Smaack, Craackle, Pop n’ Lock
It’s refreshing, to say the least, to hear a talented dance group that isn’t A. French, B. a duo, or C. restrained to house beats. The production trio Kraak & Smaak, hailing from the Netherlands, come hard and groovy with their 2008 release, Plastic People.
The record kicks off with “Bobby & Whitney,” “Squeeze Me,” and “Plastic People.” These three tracks are the embodiment of the trio’s sound: funk-over-soul-over-more-funk. “Squeeze Me,” a sort of nod to fellow DJ Fatboy Slim, takes sampled Amen break goodness and comes together as what could’ve otherwise been Jamiroquai circa 2008.
“Man of Constant Sorrow” emphasizes Kraak & Smaak’s innovation as DJs. It samples the famous country ditty that George Clooney gave a whirl in “O Brother, Where Art Thou?” over dubstep drums. Some Middle Eastern vibes are thrown into the mix and voila, a completely schizophrenic, but oddly infectious and soothing combination results.
“Cornered,” “California Roll,” and “Thinking Back” are a sort of chilled trip-hop answer to the more active tracks. They show the trio’s attention to texture and dynamics. However, by the time the record hits these tracks, the listener begins to see that all the funky, groovy, dance-able movers and shakers with big arrangements and catchy vocals are long gone. Why push the three fun tracks to the top of the record and leave the listeners wondering if there are any more single-worthy dance hits left? Not that the rest of the tracks are filler, but Kraak & Smaak had a good thing going with all the Jamiroquai happening.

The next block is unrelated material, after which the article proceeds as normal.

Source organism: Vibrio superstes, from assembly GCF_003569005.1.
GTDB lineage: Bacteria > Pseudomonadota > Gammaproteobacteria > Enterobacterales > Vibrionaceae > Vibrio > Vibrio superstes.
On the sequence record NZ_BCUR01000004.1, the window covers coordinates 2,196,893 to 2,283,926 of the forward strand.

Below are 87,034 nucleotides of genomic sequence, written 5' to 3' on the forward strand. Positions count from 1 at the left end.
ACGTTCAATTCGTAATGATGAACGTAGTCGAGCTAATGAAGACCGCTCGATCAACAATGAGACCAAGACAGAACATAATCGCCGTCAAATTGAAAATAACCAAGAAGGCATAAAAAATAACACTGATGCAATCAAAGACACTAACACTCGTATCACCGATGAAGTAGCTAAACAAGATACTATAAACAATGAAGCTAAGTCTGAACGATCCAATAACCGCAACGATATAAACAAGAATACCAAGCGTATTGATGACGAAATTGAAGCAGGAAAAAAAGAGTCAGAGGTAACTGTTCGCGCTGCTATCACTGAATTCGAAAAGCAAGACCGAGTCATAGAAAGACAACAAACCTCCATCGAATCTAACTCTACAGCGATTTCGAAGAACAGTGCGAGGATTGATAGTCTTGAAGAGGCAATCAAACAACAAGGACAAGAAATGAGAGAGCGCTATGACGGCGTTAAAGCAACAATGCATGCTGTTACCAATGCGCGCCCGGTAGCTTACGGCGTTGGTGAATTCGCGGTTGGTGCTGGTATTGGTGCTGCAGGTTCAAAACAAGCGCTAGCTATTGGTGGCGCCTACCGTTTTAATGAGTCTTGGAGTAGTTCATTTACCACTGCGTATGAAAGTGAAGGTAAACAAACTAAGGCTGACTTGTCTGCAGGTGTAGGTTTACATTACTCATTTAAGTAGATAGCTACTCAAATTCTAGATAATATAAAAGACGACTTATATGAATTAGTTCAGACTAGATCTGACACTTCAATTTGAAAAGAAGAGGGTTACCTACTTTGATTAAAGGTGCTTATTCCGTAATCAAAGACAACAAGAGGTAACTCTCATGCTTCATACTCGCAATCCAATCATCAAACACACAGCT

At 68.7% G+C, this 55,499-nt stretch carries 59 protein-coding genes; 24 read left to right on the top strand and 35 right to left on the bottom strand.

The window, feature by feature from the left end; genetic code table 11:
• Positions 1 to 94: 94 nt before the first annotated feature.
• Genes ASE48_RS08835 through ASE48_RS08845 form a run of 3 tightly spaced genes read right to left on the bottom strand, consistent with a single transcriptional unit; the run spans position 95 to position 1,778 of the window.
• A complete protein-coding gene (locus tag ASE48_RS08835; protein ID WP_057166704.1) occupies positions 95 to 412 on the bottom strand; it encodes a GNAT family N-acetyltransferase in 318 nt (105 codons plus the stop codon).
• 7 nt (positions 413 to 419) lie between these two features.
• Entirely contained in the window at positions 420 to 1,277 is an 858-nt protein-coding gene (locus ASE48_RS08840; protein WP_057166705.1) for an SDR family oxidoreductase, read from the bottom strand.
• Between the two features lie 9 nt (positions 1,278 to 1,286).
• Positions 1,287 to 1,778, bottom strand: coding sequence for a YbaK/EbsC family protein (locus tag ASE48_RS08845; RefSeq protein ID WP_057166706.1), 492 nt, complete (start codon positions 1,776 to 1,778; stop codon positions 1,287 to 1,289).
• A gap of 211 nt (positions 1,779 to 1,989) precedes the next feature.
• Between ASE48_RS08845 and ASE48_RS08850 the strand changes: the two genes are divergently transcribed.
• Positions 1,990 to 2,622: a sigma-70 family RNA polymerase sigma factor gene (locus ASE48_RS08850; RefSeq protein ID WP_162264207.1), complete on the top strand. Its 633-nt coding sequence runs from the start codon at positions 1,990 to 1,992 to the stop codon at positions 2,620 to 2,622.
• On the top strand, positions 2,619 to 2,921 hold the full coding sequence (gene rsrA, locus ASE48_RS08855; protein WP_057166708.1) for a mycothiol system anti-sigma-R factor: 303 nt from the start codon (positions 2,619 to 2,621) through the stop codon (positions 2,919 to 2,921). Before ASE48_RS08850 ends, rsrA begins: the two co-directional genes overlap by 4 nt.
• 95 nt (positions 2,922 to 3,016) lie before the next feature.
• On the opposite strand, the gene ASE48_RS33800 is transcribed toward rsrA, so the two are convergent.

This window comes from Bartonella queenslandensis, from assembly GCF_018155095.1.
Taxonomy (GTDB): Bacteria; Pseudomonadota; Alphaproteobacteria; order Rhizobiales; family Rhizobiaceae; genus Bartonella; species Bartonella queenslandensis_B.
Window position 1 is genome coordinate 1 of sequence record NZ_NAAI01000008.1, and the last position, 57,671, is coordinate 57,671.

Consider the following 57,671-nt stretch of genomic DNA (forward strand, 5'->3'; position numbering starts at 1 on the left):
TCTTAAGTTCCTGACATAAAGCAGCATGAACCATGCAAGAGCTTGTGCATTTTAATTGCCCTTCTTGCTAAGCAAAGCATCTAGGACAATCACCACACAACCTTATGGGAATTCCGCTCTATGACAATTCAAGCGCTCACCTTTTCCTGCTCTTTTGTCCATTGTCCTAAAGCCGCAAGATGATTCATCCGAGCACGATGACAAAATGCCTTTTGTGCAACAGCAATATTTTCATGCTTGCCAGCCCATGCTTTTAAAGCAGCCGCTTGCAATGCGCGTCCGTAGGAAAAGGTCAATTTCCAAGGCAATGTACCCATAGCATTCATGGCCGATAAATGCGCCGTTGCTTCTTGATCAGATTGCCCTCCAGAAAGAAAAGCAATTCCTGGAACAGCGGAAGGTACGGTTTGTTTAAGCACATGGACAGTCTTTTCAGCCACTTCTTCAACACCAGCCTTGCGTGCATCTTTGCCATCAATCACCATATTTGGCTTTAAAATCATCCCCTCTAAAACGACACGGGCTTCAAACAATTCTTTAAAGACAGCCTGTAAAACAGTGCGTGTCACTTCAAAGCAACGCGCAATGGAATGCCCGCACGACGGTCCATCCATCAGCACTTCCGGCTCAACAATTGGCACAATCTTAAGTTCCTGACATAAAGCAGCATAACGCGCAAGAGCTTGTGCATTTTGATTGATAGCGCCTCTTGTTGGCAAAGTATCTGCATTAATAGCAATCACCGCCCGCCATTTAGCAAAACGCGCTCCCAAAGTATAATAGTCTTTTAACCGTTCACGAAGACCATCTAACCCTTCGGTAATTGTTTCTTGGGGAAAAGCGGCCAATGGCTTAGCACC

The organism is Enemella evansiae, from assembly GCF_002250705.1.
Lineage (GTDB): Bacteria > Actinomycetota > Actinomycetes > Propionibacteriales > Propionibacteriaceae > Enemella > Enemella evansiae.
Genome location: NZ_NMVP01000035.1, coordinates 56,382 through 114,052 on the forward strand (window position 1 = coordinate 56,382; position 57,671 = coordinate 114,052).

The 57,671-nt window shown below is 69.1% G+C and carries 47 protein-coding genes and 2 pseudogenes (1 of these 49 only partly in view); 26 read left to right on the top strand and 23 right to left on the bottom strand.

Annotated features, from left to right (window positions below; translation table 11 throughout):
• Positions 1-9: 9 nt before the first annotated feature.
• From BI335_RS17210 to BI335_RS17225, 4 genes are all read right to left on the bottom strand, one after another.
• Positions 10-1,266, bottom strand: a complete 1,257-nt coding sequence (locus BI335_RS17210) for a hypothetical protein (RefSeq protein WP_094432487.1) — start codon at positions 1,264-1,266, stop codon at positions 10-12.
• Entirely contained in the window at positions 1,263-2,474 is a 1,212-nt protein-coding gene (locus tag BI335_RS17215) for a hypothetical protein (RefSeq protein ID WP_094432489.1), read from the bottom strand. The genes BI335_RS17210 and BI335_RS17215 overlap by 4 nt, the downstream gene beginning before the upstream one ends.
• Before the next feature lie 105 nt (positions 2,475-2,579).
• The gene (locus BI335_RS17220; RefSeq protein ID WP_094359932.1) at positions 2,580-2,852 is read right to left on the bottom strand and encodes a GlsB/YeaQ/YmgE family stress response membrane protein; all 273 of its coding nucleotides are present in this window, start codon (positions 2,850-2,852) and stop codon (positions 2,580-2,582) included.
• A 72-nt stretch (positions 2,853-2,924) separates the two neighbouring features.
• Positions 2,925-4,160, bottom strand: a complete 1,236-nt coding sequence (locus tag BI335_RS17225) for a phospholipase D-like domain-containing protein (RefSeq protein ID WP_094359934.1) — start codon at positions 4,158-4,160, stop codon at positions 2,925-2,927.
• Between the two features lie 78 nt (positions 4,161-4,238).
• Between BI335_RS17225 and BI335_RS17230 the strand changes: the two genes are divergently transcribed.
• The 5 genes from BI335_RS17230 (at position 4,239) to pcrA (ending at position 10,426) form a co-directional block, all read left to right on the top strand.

Plastic People is definitely a solid and eclectic producers’ album, but with tracks like “Bobby & Whitney” and “Squeeze Me,” it has potential to blow up in clubs all over that place. Maybe it’s track placement, but Kraak & Smaak need a lesson in building and maintaining momentum while keeping their obvious production talents at the forefront.